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Aborting Links, Cross Browser Comparisons

Published by Chris Coyier

The situation: you click down on a link and you suddenly realize you didn't want to click that link. So before you release the mouse button, you move the cursor away from the link.

This is what I am calling "aborting" a link. Years ago now, I remember seeing somebody's demo where they found some weird combination of CSS which made it so you couldn't abort from a link. It's been on my to-research list for a long time, and I just started to get around to it. I wasn't able to dig anything up, or find much written about it elsewhere. I have a feeling that it was more of a weird old browser bug, and not something easily replicate-able in the modern browsers I am using now.

This idea of aborting links is pretty interesting though. As it turns out, different browsers have pretty different ways of handling it. Let's take a look.

Firefox 3.5.6

In Firefox, you can click anywhere inside the link and you have about a 5-pixel dragging radius before the link is aborted.

Safari 4.0.4

In Safari, if you click off the text, you can drag anywhere within the link and the link will not abort. You have to release the mouse actually outside the link for it to abort.

If you click on the text, you have about a 40-pixel radius before the link will be aborted, showing you a small link-popup.

Chrome 4.0.249.30

No matter where you click in Chrome, you have about a 40-pixel drag radius before the link is aborted.

Opera 10.10

In Opera, if you click and drag left or right, or even diagonally, the link will not abort until you leave the confines of the link. But if you drag up or down, your link will abort in about a 5 pixels. This is for clicking off the text itself.

If you click on the text, you have about a 5-pixel radius before the link will abort. Left or right dragging will actually select text, which is unusual (in other browsers you have to click outside the link and drag around to get a text selection).

IE 8.0.6

IE has a consistent 5-pixel radius to abort no matter where you click.

So?

So - nothing. It's just kind of interesting how different browsers, even browsers that use the same rendering engine, handle aborting links differently. This is definitely something they thought about while creating the browser, and all came to different conclusions on how it should be handled.

This concept applies to anything with a click or touch surface. For example, the iPhone allows you to abort the pressing of an icon / link, but simply moving your finger away from that area.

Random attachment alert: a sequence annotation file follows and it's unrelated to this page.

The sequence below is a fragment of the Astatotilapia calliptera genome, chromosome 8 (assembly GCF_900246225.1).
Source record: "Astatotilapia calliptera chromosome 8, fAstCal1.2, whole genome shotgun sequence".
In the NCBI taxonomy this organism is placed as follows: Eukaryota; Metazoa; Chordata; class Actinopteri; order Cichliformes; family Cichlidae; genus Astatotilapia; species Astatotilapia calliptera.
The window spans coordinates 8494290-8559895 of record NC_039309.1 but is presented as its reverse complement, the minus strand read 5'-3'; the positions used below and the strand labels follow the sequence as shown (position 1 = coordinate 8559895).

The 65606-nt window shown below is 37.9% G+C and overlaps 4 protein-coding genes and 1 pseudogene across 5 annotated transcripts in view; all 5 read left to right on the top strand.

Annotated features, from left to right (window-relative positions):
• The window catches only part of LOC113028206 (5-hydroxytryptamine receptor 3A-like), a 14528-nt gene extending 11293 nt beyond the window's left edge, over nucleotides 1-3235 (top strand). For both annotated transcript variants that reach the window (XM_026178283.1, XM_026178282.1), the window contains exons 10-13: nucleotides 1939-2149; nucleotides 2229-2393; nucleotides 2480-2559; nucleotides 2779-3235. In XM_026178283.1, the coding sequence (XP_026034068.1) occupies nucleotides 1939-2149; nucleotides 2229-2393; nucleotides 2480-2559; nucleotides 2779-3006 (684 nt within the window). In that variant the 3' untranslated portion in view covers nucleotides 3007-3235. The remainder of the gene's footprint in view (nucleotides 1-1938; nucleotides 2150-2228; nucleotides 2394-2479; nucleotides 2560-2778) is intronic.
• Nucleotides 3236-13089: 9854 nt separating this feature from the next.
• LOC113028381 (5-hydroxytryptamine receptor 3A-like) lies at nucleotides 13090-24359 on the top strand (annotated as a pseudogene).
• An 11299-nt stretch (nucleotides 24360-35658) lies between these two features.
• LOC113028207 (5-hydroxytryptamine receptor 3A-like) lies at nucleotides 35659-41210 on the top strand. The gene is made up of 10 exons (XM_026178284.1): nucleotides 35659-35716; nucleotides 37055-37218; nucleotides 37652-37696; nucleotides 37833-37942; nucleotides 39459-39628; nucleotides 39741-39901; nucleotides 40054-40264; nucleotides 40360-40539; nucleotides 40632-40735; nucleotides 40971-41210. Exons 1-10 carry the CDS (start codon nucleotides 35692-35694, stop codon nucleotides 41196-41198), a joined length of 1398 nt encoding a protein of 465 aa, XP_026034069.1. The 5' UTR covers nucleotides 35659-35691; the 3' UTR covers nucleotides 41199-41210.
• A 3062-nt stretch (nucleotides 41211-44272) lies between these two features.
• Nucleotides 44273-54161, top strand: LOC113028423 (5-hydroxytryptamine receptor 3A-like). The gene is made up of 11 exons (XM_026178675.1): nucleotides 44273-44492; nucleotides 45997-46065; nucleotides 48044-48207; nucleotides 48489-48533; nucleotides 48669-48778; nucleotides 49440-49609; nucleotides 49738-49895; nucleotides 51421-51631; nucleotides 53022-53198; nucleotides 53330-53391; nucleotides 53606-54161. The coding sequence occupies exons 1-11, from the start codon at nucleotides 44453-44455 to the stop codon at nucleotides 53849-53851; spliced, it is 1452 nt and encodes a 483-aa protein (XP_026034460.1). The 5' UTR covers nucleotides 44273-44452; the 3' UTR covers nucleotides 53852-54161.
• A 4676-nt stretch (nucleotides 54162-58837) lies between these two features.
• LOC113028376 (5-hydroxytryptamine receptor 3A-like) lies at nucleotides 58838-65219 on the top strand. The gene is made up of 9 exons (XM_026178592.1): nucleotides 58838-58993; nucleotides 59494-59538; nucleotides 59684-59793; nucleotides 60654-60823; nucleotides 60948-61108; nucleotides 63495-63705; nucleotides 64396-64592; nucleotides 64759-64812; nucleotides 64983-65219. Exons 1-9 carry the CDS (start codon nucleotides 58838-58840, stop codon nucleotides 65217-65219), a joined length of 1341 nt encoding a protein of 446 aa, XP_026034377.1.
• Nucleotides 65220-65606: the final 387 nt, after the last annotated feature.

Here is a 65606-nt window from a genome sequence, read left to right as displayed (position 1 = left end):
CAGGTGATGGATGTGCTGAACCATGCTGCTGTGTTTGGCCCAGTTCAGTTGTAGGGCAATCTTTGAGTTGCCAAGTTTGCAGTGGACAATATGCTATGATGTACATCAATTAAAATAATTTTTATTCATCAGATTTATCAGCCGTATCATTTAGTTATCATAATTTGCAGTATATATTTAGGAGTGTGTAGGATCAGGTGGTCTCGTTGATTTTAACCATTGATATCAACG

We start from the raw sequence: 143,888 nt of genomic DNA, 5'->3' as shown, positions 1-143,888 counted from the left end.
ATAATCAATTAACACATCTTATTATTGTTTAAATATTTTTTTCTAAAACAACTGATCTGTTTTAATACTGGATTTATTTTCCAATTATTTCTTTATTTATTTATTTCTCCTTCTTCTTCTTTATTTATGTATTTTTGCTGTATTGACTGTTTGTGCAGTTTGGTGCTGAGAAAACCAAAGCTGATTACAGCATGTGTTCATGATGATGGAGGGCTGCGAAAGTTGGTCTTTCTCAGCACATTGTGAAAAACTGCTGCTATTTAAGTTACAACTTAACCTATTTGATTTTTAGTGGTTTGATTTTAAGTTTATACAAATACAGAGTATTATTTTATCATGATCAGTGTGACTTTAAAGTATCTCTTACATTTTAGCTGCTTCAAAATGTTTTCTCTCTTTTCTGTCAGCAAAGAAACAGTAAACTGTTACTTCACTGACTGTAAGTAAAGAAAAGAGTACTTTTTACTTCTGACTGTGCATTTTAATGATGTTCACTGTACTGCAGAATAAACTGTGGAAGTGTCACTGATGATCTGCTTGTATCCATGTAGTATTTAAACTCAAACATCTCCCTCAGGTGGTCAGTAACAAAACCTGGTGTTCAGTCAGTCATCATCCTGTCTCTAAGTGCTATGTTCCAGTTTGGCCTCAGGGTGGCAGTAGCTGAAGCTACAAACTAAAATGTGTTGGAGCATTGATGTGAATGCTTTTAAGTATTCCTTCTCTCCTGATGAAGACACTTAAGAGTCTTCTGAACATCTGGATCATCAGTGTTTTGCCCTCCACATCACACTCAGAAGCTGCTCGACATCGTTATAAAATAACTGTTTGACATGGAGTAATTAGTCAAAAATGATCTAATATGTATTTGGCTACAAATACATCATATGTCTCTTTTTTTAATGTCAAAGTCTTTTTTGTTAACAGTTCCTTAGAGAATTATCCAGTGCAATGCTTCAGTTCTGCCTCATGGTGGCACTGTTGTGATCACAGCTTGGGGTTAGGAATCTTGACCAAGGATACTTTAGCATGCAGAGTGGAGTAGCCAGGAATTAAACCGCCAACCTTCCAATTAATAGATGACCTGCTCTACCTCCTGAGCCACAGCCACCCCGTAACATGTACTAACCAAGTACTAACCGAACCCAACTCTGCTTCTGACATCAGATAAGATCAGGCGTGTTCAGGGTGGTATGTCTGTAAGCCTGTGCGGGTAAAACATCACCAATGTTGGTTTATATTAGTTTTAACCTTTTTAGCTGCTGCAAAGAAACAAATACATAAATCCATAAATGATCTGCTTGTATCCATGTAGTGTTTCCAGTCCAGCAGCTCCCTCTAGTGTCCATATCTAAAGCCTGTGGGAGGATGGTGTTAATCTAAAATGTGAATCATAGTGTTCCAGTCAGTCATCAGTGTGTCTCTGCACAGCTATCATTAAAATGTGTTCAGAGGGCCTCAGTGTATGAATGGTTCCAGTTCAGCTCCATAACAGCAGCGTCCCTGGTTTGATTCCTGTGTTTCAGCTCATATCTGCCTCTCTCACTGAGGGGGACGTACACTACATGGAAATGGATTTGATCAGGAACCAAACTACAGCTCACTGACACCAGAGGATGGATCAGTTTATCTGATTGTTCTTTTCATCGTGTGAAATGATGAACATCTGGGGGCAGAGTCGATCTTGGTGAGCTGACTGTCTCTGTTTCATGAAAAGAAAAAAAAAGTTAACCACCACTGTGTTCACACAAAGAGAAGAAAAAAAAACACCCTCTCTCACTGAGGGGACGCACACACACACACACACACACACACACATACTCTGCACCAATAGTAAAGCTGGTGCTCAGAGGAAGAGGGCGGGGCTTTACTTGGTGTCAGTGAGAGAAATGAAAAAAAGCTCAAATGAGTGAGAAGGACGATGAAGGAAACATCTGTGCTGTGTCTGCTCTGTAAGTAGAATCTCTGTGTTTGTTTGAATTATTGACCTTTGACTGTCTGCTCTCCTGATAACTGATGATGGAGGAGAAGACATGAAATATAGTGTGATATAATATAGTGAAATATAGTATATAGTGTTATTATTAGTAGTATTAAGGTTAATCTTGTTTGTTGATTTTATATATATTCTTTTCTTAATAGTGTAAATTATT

For the record, the demo page used in this research is here.

If you wanted to be a real bastard...

It is important the links are able to be aborted. It's just common courtesy, to allow someone to back up out of a mistake before it happens. However if you really had a good reason why you needed a link to be unabortable (or you were a real bastard), you could redirect the page with JavaScript on the mouseDown event. Here is some jQuery:

$(function() {

    $("a").mousedown(function() {
        window.location = $(this).attr("href");
    });
    
});

Comments

  1. Eire32
    Permalink to comment#

    Don’t let the marketing team see this one. They’ll insist that you add it to every link that leads towards a sale or an ad link. Thanks Chris for another article!

    • Its funny because its true.

    • Permalink to comment#

      lol it could be worse…

      “Can you have a user go to any link that you just hover over?”

    • Permalink to comment#

      Yea, just change the
      $("a").mousedown(function() {
      window.location = $(this).attr("href");
      });

      to
      $("a").mouseover(function() {
      window.location = $(this).attr("href");
      });

  2. Very interesting, not very useful tho’! :P But kudos on the research!

  3. Permalink to comment#

    I second the kudos on your research. How did you test each browser? Just curious.

  4. An interesting article … another backlink for Google.com

  5. Permalink to comment#

    sometimes it’s fun being a bastard! hahaha!

    some nice research, though i can’t say i’ve had to abort that often.

    I too would have thought that webkit browsers would have had this wrapped up. I wonder if there are differences between versions of firefox (ie v2 vs v3) or if the OS has a bearing on this too?!

  6. Permalink to comment#

    It looks like you’ve mixed up your Opera one. The picture suggests that with up/down movement you have to move to the edge, but the text says you have to move to the edge with left/right movement… Otherwise very interesting, good work.